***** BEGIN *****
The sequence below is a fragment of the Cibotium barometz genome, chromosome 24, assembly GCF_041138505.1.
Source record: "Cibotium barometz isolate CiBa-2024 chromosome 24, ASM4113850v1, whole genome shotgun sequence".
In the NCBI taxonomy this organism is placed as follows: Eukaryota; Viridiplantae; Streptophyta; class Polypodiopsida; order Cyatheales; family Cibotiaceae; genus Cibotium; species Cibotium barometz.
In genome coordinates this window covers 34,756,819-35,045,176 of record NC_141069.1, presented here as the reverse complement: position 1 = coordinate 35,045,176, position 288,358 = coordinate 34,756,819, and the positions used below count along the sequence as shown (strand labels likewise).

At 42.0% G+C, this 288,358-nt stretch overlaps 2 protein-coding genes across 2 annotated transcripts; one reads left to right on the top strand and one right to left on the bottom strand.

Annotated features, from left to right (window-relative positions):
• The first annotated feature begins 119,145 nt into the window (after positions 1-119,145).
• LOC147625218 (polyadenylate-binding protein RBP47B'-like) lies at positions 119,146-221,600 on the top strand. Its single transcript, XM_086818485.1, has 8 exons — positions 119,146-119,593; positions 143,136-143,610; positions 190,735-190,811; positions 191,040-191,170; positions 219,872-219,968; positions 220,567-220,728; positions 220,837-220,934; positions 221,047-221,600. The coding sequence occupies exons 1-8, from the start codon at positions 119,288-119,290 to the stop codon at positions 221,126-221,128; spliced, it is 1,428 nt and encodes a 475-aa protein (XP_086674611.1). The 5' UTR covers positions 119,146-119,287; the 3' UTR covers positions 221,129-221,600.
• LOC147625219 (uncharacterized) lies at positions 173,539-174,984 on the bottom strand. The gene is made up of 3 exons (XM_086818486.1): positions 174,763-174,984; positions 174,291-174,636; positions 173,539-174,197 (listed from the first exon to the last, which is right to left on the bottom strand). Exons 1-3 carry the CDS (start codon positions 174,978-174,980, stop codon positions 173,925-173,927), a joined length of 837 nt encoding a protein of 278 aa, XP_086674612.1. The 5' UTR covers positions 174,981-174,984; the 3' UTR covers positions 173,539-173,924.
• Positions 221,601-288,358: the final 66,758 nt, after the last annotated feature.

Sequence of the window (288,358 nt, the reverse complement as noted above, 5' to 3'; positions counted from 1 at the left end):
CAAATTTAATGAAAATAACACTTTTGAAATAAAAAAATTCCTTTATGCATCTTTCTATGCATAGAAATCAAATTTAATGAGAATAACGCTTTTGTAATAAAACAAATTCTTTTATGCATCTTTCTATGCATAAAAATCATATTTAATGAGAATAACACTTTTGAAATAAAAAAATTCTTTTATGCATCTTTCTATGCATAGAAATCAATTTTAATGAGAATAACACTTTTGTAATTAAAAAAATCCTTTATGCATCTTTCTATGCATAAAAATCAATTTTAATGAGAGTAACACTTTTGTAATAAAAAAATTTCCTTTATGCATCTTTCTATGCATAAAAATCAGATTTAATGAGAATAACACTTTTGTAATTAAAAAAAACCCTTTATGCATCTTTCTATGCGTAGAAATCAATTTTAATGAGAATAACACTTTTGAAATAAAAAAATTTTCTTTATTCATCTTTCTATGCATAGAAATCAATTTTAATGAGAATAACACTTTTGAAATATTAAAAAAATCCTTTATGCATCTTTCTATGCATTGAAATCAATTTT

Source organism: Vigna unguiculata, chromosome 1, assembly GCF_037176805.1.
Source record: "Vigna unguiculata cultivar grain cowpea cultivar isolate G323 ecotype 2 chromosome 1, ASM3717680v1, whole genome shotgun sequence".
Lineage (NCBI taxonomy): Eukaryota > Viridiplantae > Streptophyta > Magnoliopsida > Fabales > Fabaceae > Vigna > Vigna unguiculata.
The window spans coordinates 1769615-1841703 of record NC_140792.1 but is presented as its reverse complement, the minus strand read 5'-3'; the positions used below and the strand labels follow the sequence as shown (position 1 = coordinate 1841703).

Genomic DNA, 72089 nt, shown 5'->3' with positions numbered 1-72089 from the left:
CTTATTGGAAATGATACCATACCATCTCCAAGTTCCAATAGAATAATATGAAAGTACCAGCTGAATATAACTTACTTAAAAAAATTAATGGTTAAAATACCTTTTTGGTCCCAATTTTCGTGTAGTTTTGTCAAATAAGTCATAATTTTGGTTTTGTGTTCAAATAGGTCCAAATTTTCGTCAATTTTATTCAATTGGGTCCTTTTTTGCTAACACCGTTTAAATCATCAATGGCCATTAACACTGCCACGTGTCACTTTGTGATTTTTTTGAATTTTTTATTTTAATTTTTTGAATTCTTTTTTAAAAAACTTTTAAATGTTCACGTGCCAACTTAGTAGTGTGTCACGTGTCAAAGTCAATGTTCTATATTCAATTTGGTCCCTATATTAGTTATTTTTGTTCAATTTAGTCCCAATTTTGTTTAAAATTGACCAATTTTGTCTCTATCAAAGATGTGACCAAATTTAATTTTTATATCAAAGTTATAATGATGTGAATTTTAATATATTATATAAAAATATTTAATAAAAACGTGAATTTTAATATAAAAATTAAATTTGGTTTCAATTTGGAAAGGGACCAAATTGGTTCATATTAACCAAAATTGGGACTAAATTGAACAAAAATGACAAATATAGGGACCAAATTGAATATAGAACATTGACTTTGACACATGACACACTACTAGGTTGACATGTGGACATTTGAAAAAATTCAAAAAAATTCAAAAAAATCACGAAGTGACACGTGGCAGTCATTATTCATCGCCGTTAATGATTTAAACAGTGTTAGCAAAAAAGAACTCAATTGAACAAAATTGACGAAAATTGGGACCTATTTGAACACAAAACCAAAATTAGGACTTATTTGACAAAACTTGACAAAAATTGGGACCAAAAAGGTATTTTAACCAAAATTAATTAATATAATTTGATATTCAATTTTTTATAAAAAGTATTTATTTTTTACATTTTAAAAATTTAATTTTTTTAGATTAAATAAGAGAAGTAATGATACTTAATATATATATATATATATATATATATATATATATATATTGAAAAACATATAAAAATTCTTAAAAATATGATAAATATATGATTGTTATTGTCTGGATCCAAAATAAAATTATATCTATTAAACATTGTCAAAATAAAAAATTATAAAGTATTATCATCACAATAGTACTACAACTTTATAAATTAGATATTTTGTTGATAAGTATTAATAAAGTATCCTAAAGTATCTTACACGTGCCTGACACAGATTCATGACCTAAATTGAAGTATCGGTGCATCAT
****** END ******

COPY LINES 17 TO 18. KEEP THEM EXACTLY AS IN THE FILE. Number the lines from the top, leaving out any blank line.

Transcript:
Genomic DNA, 72089 nt, shown 5'->3' with positions numbered 1-72089 from the left:
CTTATTGGAAATGATACCATACCATCTCCAAGTTCCAATAGAATAATATGAAAGTACCAGCTGAATATAACTTACTTAAAAAAATTAATGGTTAAAATACCTTTTTGGTCCCAATTTTCGTGTAGTTTTGTCAAATAAGTCATAATTTTGGTTTTGTGTTCAAATAGGTCCAAATTTTCGTCAATTTTATTCAATTGGGTCCTTTTTTGCTAACACCGTTTAAATCATCAATGGCCATTAACACTGCCACGTGTCACTTTGTGATTTTTTTGAATTTTTTATTTTAATTTTTTGAATTCTTTTTTAAAAAACTTTTAAATGTTCACGTGCCAACTTAGTAGTGTGTCACGTGTCAAAGTCAATGTTCTATATTCAATTTGGTCCCTATATTAGTTATTTTTGTTCAATTTAGTCCCAATTTTGTTTAAAATTGACCAATTTTGTCTCTATCAAAGATGTGACCAAATTTAATTTTTATATCAAAGTTATAATGATGTGAATTTTAATATATTATATAAAAATATTTAATAAAAACGTGAATTTTAATATAAAAATTAAATTTGGTTTCAATTTGGAAAGGGACCAAATTGGTTCATATTAACCAAAATTGGGACTAAATTGAACAAAAATGACAAATATAGGGACCAAATTGAATATAGAACATTGACTTTGACACATGACACACTACTAGGTTGACATGTGGACATTTGAAAAAATTCAAAAAAATTCAAAAAAATCACGAAGTGACACGTGGCAGTCATTATTCATCGCCGTTAATGATTTAAACAGTGTTAGCAAAAAAGAACTCAATTGAACAAAATTGACGAAAATTGGGACCTATTTGAACACAAAACCAAAATTAGGACTTATTTGACAAAACTTGACAAAAATTGGGACCAAAAAGGTATTTTAACCAAAATTAATTAATATAATTTGATATTCAATTTTTTATAAAAAGTATTTATTTTTTACATTTTAAAAATTTAATTTTTTTAGATTAAATAAGAGAAGTAATGATACTTAATATATATATATATATATATATATATATATATATATATTGAAAAACATATAAAAATTCTTAAAAATATGATAAATATATGATTGTTATTGTCTGGATCCAAAATAAAATTATATCTATTAAACATTGTCAAAATAAAAAATTATAAAGTATTATCATCACAATAGTACTACAACTTTATAAATTAGATATTTTGTTGATAAGTATTAATAAAGTATCCTAAAGTATCTTACACGTGCCTGACACAGATTCATGACCTAAATTGAAGTATCGGTGCATCAT